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Can I be fired for refusing to sign a personal improvement plan that was written by my new boss of 6 days?

Salt Lake City, UT |

I have worked for this Utah based company for almost 6 years and have had 1 review clear back in 2007. I have been doing the job of a controller, accounting manager and duties of 3 other past employees as well as the same job I was hired to do in 2006 and never had a pay increase for any of the extra duties. the only increase's I recveived were when the CFO would hire someone at a lower level than me that he offered more pay than I was making at the time. after 2 years of fulfilling the accounting manager and Controller duties, he hired a Controller that I was to train for the job, which did not sit well with me given he was hired at $30K more than I make.I showed him what I could in the six days prior to being told I had to sign a PIP or my employment would end.

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Answers to employment law issues are almost always very fact specific. An employment lawyer would need more information to give you a careful evaluation. However, I can share that employers generally have broad discretion to manage their workforce. Employers can even make decisions or enforce expectations that are unfair, unreasonable, or stupid -- and its usually not illegal. There are exceptions, however. For example, employers may not take adverse action against an employee (like a PIP) because of an employee's age, race, color, national origin, religion, gender, or disability. Otherwise, an employer is free to enforce its performance expectations, even if you disagree with those expectations. Good luck.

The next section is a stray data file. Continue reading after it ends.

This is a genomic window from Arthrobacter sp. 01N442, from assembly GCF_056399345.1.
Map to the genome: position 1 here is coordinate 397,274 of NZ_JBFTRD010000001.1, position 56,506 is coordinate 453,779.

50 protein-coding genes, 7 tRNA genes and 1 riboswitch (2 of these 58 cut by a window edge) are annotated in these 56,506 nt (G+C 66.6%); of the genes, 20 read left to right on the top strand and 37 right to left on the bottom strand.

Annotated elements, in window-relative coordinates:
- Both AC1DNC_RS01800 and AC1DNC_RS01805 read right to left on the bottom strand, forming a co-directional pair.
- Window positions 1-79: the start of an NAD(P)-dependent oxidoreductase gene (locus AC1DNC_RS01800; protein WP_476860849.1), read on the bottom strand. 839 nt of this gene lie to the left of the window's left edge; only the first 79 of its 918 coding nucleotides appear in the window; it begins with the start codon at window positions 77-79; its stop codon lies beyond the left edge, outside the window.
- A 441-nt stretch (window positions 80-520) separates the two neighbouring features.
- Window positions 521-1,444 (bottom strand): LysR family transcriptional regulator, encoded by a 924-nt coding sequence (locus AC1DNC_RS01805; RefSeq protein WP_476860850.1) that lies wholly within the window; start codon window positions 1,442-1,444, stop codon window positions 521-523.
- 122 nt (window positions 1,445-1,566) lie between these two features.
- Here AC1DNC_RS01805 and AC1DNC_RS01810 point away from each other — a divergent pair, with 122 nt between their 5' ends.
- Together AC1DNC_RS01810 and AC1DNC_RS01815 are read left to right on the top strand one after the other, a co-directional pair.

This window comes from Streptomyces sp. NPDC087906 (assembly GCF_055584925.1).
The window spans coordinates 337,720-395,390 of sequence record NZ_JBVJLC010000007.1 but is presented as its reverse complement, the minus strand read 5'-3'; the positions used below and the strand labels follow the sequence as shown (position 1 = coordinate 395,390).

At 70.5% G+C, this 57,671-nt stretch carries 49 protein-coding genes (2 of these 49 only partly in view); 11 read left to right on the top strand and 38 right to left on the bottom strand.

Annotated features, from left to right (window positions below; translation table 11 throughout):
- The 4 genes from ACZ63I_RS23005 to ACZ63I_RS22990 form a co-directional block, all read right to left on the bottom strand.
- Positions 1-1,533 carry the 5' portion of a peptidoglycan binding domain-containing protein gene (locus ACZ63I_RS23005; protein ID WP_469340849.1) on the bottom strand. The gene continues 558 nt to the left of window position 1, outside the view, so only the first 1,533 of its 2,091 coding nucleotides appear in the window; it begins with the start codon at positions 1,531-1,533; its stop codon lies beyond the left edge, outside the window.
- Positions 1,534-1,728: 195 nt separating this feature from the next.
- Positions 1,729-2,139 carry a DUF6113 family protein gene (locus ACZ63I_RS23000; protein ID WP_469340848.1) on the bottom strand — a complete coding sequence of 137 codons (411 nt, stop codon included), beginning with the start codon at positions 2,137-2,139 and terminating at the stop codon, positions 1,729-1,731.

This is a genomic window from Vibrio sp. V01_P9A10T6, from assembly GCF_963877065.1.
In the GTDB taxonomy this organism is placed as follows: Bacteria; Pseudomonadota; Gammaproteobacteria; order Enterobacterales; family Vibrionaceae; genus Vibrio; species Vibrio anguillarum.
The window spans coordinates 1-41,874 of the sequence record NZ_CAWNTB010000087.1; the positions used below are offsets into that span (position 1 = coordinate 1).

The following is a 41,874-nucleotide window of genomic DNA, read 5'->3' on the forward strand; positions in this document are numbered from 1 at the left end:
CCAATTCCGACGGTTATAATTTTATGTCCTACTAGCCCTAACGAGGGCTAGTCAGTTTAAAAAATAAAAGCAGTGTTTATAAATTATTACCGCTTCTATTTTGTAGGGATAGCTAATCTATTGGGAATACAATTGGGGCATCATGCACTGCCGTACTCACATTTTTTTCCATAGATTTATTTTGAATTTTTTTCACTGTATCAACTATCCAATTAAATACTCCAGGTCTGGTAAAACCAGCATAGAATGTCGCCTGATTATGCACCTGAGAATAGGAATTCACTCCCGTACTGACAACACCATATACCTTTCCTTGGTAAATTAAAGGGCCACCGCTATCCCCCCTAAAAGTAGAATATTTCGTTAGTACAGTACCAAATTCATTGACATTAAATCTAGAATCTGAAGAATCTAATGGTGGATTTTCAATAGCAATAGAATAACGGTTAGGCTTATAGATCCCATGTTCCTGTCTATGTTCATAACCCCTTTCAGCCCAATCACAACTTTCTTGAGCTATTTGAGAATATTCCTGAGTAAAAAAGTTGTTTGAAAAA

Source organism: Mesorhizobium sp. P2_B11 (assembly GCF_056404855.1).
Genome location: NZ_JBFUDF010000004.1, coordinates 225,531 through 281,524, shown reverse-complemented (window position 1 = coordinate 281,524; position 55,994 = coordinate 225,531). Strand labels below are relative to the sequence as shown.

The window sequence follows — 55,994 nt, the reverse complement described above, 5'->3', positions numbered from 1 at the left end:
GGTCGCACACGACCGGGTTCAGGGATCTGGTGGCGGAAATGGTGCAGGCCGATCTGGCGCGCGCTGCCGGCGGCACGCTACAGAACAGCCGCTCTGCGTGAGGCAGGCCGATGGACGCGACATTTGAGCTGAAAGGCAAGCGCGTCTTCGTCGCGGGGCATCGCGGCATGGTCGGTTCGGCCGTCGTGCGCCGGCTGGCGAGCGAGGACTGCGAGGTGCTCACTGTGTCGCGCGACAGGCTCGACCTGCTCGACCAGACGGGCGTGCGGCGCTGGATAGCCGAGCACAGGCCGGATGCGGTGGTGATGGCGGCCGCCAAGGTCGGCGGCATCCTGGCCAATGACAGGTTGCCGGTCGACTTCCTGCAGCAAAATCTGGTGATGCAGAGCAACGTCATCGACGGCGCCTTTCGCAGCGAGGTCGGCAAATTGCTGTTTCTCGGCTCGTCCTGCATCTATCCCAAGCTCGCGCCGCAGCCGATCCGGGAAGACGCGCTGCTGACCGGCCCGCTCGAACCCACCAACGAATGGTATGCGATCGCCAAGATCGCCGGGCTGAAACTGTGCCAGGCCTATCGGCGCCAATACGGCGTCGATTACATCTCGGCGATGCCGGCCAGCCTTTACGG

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Yes, if you are an employee "at will", ( no union or individual employment contract ) an employer can fire you for a good or bad reason, an unjust reason, or no reason at all. You can not be fired based on an illegal reason ( race, national origin, sex, religion, disability, age, etc, because laws prohibit employers from taking employment actions based on those reasons. In sum, if the laws say that you can not be fired for reasons A, B, and C, and they fire you based on reason "D" , then the firing wont be illegal unless you can show that the real reason was for A, B or C, and that the reason they gave , "D" , is just a pretext to cover illegal discrimination. You need to talk to an employment lawyer in your state to look at your specific situation . A good source to find on one is the National Employment Lawyers Association ( google NELA), they have a feature on their web site to find employment lawyers that represent workers in your state.

Legal disclaimer: This response is meant to be information only and should not be considered to be legal advice. This information is not meant and should not be construed to be the formation of an attorney client relationship. Employment laws may vary by state and you should contact an attorney in your state to see if a state law may be applicable to your situation.

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